Fuller’s description of our need to reappraise the paradigm under which we live is at the same time reminiscent of Claudio Naranjo’s call for a “revolution of awareness”; Fuller and Naranjo both believed the course we are collectively on to be one which leads to more destruction if not outright extinction. An imperative on the path toward a different world as well as a tenable future lies for him in the reorientation of our minds away from the over-specialized tendencies of our current era and toward an awareness of a synergetic whole. 

For Fuller, “humanity has been deprived of comprehensive understanding” because our society assumes the narrowing trend of specialization to be “logical, natural, and desirable”. “Specialization’s preoccupation with parts deliberately forfeits the opportunity to apprehend and comprehend what is provided exclusively by synergy.” We have come to believe that the only way to advance in our world is to continue specializing so that we may fit in with the hegemonic model that permeates our socio-cultural contexts. Because a highly specialized and divided society does not think comprehensively about our ills and challenges, individuals tend to leave “responsibility for thinking and social action to others.” 

Buckminster Fuller Synergetics

From the Black Mountain College Research Project Papers, Visual Materials, North Carolina State Archives, Raleigh, NC via Wikicommons.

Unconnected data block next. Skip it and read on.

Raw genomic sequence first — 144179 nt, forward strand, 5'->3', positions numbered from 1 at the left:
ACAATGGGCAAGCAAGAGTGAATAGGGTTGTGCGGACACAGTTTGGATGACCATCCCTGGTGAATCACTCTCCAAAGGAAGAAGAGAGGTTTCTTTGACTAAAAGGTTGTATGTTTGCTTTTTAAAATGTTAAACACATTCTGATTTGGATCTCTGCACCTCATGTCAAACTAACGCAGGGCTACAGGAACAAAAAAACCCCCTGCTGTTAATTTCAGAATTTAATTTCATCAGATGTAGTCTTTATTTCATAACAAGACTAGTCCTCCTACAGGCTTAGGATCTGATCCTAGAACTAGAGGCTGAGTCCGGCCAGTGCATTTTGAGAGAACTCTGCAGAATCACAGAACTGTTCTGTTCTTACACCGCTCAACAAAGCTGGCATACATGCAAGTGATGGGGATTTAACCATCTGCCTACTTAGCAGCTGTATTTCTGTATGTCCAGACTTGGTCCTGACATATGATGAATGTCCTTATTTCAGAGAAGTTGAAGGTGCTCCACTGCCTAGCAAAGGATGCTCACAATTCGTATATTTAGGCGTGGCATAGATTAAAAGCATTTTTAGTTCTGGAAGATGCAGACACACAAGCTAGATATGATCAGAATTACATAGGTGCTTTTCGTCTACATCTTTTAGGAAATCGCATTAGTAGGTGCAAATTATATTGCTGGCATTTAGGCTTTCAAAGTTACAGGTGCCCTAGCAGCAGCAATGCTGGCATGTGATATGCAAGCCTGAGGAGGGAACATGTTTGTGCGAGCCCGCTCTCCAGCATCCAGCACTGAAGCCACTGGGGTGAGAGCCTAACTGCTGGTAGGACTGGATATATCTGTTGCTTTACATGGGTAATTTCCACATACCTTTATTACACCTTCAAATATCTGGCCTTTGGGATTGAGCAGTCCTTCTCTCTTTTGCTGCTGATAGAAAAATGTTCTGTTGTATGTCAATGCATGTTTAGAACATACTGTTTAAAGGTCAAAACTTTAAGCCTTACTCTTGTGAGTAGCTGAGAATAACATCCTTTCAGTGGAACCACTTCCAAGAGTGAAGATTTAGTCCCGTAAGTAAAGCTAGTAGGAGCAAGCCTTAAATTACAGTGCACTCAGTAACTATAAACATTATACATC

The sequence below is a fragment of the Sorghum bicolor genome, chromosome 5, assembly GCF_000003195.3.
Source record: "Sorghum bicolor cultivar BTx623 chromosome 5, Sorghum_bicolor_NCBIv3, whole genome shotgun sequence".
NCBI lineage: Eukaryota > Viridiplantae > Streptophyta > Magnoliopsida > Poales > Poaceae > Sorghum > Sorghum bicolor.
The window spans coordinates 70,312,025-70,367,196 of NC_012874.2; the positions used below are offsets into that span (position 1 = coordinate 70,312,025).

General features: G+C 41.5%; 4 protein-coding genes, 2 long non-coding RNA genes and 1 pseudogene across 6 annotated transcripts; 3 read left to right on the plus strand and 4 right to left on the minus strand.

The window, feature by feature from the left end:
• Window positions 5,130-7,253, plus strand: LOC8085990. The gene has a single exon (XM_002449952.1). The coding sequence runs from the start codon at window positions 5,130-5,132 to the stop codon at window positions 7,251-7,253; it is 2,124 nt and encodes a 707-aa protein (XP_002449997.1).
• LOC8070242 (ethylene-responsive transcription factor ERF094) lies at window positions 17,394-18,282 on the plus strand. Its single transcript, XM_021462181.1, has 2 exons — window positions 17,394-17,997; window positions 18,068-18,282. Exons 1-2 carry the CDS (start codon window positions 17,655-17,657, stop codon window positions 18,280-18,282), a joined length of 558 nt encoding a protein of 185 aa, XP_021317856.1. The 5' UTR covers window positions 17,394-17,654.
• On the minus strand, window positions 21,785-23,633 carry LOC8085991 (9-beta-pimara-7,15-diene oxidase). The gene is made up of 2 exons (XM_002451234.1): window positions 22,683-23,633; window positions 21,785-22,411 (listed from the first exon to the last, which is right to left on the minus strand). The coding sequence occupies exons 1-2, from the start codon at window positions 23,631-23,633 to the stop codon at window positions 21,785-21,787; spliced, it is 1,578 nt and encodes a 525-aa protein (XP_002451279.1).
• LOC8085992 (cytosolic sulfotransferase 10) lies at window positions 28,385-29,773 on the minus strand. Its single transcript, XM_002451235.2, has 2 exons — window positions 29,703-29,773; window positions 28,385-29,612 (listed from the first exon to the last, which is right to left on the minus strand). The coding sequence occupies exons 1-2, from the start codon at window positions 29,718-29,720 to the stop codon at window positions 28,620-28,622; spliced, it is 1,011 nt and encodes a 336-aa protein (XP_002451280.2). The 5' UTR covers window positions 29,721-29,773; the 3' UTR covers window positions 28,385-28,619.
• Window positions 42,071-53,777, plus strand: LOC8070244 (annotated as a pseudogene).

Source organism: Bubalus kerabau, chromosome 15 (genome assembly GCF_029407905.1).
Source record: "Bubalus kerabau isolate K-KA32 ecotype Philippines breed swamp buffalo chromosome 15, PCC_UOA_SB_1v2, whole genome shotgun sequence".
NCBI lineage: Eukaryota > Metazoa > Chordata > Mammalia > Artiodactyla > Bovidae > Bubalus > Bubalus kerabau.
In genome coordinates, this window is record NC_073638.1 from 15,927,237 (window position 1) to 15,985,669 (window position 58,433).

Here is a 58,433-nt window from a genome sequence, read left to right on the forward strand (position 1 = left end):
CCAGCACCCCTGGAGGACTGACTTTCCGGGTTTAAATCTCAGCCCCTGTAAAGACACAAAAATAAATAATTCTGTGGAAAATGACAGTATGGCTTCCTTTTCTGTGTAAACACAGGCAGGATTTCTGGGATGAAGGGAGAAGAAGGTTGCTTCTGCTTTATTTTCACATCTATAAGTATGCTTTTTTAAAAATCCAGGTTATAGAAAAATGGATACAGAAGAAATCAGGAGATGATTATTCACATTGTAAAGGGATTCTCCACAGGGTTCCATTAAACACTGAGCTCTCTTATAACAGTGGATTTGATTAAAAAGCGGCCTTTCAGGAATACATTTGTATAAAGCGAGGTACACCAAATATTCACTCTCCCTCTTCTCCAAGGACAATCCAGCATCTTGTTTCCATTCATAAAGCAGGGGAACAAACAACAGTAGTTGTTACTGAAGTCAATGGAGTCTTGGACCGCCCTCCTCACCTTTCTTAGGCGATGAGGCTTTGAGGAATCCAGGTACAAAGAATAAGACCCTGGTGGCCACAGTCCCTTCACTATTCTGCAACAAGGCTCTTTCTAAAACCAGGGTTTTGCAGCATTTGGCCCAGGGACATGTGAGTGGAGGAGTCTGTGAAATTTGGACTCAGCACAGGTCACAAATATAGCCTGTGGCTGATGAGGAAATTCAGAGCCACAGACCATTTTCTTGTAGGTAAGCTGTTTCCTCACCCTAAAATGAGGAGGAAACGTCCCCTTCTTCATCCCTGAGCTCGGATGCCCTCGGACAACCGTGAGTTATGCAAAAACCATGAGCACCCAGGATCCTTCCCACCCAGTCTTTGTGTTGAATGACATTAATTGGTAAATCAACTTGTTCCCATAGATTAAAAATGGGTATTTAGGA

The Boldness of Integrity

Understanding humanity as one part of a greater whole is a central tenet in the modern environmental movement, which has been significantly inspired by Fuller’s ideas. The conception of humanity as separate from the world around us is reflected in the unchecked industrialization that has devastated life systems world-over, vividly articulated in Vandana Shiva’s recent title Reclaiming the Commons: In Defense of Biodiversity, Traditional Knowledge, and the Rights of Mother Earth.

Missing from the models held up by our so-called leaders are critical questions such as: How do we understand wholeness? What is our role as individuals comprising a greater system? How do we resolve the conflict between the individual will and the expression of our collective whole? What are the boundaries of the system we belong to? 

As we increase our capacity to conceive of life as an integrated whole, we find we are reaching toward our own wholeness. There is a need for a holographization of ourselves, in other words, to reimagine ourselves as individual parts that represent and correspond to the entirety of our Universe at multiple scales. Part of our task, which relates to the metaphysical transformation that Fuller speaks of, is to engage our minds in an integrative action toward a holographically representative version of the Universe.